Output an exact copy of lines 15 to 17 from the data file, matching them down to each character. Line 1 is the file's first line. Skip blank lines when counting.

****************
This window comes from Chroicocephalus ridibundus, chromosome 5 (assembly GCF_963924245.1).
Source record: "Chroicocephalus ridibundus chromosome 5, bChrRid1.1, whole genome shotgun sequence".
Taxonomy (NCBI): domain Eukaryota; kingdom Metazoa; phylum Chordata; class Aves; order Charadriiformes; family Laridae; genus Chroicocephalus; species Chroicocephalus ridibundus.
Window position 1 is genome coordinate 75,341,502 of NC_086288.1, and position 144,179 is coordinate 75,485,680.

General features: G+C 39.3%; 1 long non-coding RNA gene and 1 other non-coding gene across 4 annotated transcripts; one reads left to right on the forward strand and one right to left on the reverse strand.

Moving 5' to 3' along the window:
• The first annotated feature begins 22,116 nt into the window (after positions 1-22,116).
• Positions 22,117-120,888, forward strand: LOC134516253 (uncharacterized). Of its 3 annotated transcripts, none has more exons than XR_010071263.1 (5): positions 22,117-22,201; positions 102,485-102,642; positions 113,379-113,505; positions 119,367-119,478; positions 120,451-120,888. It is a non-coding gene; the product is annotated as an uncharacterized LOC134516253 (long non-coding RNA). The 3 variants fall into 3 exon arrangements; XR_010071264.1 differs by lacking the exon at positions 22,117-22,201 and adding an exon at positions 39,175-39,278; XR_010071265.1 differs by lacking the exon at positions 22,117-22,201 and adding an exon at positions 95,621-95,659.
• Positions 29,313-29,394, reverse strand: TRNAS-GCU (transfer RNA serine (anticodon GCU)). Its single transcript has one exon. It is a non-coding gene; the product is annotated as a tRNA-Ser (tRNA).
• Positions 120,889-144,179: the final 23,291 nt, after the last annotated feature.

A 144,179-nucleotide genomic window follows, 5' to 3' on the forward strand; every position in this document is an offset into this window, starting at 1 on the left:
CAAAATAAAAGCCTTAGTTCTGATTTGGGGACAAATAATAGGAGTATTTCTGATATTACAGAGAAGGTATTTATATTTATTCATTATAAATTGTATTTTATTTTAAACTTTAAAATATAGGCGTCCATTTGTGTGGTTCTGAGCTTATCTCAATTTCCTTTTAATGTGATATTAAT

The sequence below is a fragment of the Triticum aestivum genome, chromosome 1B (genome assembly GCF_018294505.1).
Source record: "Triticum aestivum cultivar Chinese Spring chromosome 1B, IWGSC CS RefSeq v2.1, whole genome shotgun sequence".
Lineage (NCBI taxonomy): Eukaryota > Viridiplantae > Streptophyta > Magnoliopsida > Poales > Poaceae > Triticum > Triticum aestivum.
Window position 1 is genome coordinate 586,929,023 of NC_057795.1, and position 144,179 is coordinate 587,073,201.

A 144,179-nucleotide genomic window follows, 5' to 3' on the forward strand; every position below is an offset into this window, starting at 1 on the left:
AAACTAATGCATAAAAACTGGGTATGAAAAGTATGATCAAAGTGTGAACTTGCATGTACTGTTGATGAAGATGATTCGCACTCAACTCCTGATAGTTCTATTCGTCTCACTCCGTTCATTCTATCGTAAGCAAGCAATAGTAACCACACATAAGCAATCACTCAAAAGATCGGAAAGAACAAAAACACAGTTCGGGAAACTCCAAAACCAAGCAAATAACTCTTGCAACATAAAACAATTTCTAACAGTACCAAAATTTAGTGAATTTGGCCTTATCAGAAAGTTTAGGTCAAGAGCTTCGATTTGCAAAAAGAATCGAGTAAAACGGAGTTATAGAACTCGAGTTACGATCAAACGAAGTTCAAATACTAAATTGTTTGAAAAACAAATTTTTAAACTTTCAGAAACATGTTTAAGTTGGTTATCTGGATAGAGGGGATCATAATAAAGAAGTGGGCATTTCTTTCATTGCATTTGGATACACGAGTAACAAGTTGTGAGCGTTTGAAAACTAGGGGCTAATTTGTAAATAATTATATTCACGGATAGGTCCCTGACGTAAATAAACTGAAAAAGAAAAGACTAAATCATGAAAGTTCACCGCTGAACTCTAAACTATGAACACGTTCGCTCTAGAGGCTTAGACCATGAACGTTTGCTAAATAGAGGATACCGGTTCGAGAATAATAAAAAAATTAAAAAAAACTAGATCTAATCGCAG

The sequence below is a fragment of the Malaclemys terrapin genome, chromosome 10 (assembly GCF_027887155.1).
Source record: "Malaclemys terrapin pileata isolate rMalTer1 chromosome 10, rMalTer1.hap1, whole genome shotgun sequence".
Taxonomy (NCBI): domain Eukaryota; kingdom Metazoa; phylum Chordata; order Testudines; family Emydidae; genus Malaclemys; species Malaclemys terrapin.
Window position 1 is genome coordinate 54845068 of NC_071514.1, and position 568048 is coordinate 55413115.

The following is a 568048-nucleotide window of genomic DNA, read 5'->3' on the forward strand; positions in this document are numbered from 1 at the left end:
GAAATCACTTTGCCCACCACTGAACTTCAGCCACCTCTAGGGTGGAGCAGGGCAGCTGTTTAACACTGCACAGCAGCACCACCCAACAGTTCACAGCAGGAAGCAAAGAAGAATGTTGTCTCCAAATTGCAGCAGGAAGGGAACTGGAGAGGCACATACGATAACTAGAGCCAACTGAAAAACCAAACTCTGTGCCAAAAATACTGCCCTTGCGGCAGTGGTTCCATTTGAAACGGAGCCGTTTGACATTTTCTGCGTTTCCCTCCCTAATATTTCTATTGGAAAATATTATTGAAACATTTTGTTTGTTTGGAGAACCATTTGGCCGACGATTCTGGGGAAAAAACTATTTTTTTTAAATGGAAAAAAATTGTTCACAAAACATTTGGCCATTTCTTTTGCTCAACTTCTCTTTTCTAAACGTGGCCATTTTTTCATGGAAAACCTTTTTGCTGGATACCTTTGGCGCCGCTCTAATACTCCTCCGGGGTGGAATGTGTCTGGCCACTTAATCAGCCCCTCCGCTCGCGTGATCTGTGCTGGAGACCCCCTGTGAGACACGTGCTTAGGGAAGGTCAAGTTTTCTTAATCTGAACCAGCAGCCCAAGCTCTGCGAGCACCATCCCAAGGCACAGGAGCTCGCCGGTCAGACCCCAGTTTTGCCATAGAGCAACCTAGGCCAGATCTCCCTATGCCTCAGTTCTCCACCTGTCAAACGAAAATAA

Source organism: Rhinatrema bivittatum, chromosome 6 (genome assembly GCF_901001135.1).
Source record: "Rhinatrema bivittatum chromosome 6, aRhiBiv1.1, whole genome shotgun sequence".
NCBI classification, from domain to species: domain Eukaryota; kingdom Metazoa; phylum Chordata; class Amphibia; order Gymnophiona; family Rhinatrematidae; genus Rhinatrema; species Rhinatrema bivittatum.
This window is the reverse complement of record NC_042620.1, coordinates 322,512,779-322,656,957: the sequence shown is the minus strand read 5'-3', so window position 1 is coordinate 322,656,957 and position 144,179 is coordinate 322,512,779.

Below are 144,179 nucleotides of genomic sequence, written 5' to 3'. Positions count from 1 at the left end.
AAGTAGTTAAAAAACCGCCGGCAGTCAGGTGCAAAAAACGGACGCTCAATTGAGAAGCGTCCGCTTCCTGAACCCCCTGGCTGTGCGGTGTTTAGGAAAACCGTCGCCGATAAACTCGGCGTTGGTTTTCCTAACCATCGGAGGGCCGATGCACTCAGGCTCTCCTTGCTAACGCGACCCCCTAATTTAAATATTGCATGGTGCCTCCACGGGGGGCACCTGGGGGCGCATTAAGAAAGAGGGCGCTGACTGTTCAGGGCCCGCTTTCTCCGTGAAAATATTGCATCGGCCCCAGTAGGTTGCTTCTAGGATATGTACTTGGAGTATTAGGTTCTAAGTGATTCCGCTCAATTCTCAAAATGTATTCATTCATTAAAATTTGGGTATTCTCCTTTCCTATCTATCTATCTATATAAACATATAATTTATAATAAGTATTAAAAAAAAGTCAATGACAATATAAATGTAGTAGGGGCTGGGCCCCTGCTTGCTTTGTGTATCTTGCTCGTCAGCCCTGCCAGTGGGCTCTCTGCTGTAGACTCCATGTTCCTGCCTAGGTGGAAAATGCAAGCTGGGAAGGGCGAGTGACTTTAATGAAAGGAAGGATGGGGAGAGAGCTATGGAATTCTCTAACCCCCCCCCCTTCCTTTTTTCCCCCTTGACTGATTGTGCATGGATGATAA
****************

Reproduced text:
Lineage (NCBI taxonomy): Eukaryota > Viridiplantae > Streptophyta > Magnoliopsida > Poales > Poaceae > Triticum > Triticum aestivum.
Window position 1 is genome coordinate 586,929,023 of NC_057795.1, and position 144,179 is coordinate 587,073,201.

A 144,179-nucleotide genomic window follows, 5' to 3' on the forward strand; every position below is an offset into this window, starting at 1 on the left: